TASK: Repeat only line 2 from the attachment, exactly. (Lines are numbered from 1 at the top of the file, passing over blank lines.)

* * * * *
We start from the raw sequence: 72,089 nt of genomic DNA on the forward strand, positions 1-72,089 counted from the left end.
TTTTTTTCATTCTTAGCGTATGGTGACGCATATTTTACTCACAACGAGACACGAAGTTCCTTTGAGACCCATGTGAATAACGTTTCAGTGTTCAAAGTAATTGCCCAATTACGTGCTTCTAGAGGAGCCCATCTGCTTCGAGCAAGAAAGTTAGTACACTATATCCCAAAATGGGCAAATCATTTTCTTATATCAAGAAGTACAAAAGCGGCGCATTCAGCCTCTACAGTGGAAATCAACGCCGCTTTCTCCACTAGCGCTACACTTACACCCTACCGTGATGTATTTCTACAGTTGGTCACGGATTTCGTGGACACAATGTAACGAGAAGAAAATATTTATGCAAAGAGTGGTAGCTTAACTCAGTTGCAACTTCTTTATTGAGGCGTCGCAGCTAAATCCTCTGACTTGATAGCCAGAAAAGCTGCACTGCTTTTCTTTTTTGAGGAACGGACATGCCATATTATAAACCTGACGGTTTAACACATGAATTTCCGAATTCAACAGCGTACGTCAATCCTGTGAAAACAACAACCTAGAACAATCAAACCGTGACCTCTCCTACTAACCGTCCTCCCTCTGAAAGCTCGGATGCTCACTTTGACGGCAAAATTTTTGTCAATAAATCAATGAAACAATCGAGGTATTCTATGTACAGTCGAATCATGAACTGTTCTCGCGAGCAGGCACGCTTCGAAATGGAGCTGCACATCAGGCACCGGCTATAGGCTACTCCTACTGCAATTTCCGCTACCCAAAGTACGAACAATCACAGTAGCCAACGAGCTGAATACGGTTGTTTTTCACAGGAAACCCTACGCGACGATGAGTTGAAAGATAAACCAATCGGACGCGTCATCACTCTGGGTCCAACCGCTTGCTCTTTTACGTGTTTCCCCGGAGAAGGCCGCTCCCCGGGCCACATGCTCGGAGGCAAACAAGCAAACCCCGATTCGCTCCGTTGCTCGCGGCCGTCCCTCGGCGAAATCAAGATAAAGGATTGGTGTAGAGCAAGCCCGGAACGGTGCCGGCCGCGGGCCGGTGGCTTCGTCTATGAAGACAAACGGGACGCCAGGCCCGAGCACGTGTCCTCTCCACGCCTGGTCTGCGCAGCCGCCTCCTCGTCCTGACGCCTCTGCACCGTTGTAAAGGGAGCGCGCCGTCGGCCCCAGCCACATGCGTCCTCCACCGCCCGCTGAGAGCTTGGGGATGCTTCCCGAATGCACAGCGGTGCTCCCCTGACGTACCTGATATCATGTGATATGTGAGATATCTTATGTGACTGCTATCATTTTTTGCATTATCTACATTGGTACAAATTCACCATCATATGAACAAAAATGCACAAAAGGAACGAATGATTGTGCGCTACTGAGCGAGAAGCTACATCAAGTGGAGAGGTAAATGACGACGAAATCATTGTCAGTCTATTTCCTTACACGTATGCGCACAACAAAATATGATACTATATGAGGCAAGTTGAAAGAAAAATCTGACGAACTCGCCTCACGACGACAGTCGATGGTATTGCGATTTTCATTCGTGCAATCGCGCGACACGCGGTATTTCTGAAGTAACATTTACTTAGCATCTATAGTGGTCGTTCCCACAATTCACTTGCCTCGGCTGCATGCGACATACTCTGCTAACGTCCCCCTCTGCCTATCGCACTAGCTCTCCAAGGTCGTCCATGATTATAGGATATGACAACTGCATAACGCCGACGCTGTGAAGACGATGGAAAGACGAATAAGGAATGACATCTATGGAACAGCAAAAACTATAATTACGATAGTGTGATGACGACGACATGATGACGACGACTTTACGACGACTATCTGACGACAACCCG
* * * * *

TTTTTTTCATTCTTAGCGTATGGTGACGCATATTTTACTCACAACGAGACACGAAGTTCCTTTGAGACCCATGTGAATAACGTTTCAGTGTTCAAAGTAATTGCCCAATTACGTGCTTCTAGAGGAGCCCATCTGCTTCGAGCAAGAAAGTTAGTACACTATATCCCAAAATGGGCAAATCATTTTCTTATATCAAGAAGTACAAAAGCGGCGCATTCAGCCTCTACAGTGGAAATCAACGCCGCTTTCTCCACTAGCGCTACACTTACACCCTACCGTGATGTATTTCTACAGTTGGTCACGGATTTCGTGGACACAATGTAACGAGAAGAAAATATTTATGCAAAGAGTGGTAGCTTAACTCAGTTGCAACTTCTTTATTGAGGCGTCGCAGCTAAATCCTCTGACTTGATAGCCAGAAAAGCTGCACTGCTTTTCTTTTTTGAGGAACGGACATGCCATATTATAAACCTGACGGTTTAACACATGAATTTCCGAATTCAACAGCGTACGTCAATCCTGTGAAAACAACAACCTAGAACAATCAAACCGTGACCTCTCCTACTAACCGTCCTCCCTCTGAAAGCTCGGATGCTCACTTTGACGGCAAAATTTTTGTCAATAAATCAATGAAACAATCGAGGTATTCTATGTACAGTCGAATCATGAACTGTTCTCGCGAGCAGGCACGCTTCGAAATGGAGCTGCACATCAGGCACCGGCTATAGGCTACTCCTACTGCAATTTCCGCTACCCAAAGTACGAACAATCACAGTAGCCAACGAGCTGAATACGGTTGTTTTTCACAGGAAACCCTACGCGACGATGAGTTGAAAGATAAACCAATCGGACGCGTCATCACTCTGGGTCCAACCGCTTGCTCTTTTACGTGTTTCCCCGGAGAAGGCCGCTCCCCGGGCCACATGCTCGGAGGCAAACAAGCAAACCCCGATTCGCTCCGTTGCTCGCGGCCGTCCCTCGGCGAAATCAAGATAAAGGATTGGTGTAGAGCAAGCCCGGAACGGTGCCGGCCGCGGGCCGGTGGCTTCGTCTATGAAGACAAACGGGACGCCAGGCCCGAGCACGTGTCCTCTCCACGCCTGGTCTGCGCAGCCGCCTCCTCGTCCTGACGCCTCTGCACCGTTGTAAAGGGAGCGCGCCGTCGGCCCCAGCCACATGCGTCCTCCACCGCCCGCTGAGAGCTTGGGGATGCTTCCCGAATGCACAGCGGTGCTCCCCTGACGTACCTGATATCATGTGATATGTGAGATATCTTATGTGACTGCTATCATTTTTTGCATTATCTACATTGGTACAAATTCACCATCATATGAACAAAAATGCACAAAAGGAACGAATGATTGTGCGCTACTGAGCGAGAAGCTACATCAAGTGGAGAGGTAAATGACGACGAAATCATTGTCAGTCTATTTCCTTACACGTATGCGCACAACAAAATATGATACTATATGAGGCAAGTTGAAAGAAAAATCTGACGAACTCGCCTCACGACGACAGTCGATGGTATTGCGATTTTCATTCGTGCAATCGCGCGACACGCGGTATTTCTGAAGTAACATTTACTTAGCATCTATAGTGGTCGTTCCCACAATTCACTTGCCTCGGCTGCATGCGACATACTCTGCTAACGTCCCCCTCTGCCTATCGCACTAGCTCTCCAAGGTCGTCCATGATTATAGGATATGACAACTGCATAACGCCGACGCTGTGAAGACGATGGAAAGACGAATAAGGAATGACATCTATGGAACAGCAAAAACTATAATTACGATAGTGTGATGACGACGACATGATGACGACGACTTTACGACGACTATCTGACGACAACCCG